Can I Pay Off My Loan Early?

Can I Pay Off My Loan Early?

Written by Lisa Rennie
Fact-checked by Caitlin Wood
Last Updated October 31, 2019

There are certain times in life where a little financial help would be helpful. Whether it’s to purchase a car, buy a home, or cover the cost of college tuition, a loan can certainly come in handy from time to time. 

Of course, when you take out a loan, you’ll want to make sure that you’ll be financially capable of making your payments every month until the full amount is repaid. But what if you stumble upon some extra cash that you have available to be put toward your loan? What if you’re able to pay off our loan early, allowing you to save money on interest?

Do you know how lenders set their interest rates? Find out here.

How Will You Benefit From Paying Off Your Loan Early?

There are certain benefits to paying off your loan early that are fairly obvious but are worth mentioning. These include:

Saving money on interest – When you take out a loan, your lender will charge you a certain interest rate in exchange for loaning funds to you. It’s how they make money, and the higher the rate is, the more expensive the loan will be for you. But if you’re able to pay off your loan early, you can save yourself hundreds or even thousands of dollars that would otherwise have been spent in ongoing interest charges. The ability to save that kind of money is a huge benefit of paying off your loan early.

Get out of debt early – Of course, if you repay your loan in full earlier than expected, you can get yourself out of debt much faster. If you’re like most other Canadian consumers, you likely have a variety of loans and credit accounts, including a mortgage, car loan, or credit card. 

By getting rid of one loan, you can reduce the amount of debt you carry, which is not only good for your credit score and financial profile, but it can also relieve any stress you may have from carrying a lot of debt. 

One less payment to make – Debt payments can really add up, which can put a lot of strain on your finances. By paying off a loan early, you can eliminate one more monthly payment and free up more money to be used for other expenditures.

For more information about how loan repayment affects your credit score, click here.

Simple Interest Vs. Precomputed Interest

As already mentioned, loans come with interest rates to give lenders a stream of income. The rate you’re charged will depend on a few things, such as your credit score, the loan amount you require, the loan type, the collateral (if applicable), and the lender. But there are variations of interest that you should be aware of.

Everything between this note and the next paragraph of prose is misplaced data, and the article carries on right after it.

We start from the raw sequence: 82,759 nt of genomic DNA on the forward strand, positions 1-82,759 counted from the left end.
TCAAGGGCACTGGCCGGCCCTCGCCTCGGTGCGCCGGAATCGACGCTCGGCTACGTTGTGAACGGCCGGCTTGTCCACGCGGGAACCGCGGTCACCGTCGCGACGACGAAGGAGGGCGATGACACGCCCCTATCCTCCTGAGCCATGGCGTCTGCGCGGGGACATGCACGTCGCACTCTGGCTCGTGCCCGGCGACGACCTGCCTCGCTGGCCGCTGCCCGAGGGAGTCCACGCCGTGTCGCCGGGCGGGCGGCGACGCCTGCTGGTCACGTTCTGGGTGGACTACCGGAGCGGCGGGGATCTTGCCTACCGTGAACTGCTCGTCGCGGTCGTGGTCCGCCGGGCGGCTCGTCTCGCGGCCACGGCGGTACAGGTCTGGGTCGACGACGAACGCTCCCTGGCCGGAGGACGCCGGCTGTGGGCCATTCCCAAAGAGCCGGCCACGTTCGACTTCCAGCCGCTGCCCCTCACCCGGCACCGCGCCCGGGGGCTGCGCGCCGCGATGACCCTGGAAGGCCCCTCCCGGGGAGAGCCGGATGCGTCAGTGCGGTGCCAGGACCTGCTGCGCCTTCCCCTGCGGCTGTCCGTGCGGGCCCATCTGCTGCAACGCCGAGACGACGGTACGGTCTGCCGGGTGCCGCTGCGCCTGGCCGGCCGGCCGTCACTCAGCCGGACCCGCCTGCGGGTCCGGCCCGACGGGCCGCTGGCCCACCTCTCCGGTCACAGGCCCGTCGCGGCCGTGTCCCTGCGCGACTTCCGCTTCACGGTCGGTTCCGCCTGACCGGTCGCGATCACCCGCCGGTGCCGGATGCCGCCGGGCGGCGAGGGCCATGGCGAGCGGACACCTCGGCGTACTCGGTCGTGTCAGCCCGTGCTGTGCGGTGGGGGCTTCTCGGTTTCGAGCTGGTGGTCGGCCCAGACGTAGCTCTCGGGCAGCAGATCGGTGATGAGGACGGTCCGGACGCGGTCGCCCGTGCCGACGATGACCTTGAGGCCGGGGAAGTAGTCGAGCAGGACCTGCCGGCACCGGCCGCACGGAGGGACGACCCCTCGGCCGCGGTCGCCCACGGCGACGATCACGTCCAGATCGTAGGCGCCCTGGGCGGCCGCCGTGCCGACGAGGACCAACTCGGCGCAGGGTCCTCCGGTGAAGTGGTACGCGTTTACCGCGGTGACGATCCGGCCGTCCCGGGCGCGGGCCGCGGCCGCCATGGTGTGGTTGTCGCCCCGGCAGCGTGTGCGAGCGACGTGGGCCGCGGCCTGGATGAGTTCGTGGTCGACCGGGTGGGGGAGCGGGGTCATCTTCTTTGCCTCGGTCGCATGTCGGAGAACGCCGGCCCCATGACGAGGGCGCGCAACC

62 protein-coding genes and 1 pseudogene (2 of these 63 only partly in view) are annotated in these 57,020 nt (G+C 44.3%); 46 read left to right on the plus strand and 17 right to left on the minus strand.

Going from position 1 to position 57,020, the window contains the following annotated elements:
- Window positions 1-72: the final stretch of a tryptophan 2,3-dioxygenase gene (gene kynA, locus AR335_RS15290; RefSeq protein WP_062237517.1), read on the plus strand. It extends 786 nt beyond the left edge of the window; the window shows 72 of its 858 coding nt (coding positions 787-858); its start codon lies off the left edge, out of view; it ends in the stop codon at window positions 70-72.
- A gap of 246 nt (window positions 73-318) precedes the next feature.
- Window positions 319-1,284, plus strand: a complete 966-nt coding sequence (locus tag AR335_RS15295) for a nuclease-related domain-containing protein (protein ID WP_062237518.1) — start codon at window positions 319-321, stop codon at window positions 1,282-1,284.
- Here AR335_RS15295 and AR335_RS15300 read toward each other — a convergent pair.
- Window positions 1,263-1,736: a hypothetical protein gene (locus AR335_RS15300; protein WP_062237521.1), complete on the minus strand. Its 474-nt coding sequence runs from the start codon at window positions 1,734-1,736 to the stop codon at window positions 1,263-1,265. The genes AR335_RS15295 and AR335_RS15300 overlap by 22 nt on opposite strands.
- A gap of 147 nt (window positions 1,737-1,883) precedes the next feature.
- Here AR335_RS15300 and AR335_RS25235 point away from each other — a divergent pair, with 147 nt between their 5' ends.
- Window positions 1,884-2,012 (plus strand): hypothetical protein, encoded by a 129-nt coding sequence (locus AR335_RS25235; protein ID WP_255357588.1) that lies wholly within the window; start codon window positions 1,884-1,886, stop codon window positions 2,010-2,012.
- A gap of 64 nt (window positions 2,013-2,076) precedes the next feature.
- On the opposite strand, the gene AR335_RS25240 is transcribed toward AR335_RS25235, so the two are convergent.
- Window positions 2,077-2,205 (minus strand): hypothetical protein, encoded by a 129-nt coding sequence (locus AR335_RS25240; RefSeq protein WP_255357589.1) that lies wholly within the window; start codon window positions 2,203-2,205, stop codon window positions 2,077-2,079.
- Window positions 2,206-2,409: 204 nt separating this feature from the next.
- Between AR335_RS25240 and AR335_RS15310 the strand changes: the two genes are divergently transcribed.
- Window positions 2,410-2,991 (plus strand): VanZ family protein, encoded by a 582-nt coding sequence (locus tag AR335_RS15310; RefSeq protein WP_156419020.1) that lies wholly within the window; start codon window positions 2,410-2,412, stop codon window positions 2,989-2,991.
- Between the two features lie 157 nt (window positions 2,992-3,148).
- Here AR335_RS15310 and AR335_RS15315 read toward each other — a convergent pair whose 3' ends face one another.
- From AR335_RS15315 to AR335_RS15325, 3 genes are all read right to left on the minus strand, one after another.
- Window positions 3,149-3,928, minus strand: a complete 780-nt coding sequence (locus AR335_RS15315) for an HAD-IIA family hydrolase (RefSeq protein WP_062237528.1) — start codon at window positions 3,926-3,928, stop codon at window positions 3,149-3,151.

Since saving on interest is one of the main reasons why someone would want to pay off their loan early, it’s important to understand what the difference between simple and precomputed interest is. More specifically, understanding these types of interest may influence whether or not you decide to pay off a loan early, as we’ll explain. 

Check out our article, Interest 101, for even more information about interest rates.

Simple interest – Simple interest is paid on the principal amount that is taken out. It is not compounded. So, if you take out $5,000, for instance, you’ll only pay interest on that $5,000 without any compounding involved. It’s the fact that the interest is not compounded which makes simple interest attractive to borrowers. 

Since each payment on a loan with simple interest charged reduces the principal amount by a certain margin, the principal amount will be lower on the next payment compared to the previous payment. As such, less interest would be due on the principal amount while more of the payment would go toward paying down the principal. Mortgages and other conventional installments loans work this way. 

Precomputed interest – Precomputed interest is a way to calculate loan payments by adding all the interest that would be due over the loan term to the principal amount. No separate interest and principal calculation is done on a precomputed interest loan because of the combination of the interest and principal at the time that the loan is taken out. 

Considering this fact, paying off your loan early on a precomputed interest loan might not be nearly as beneficial as it would be with a simple interest loan.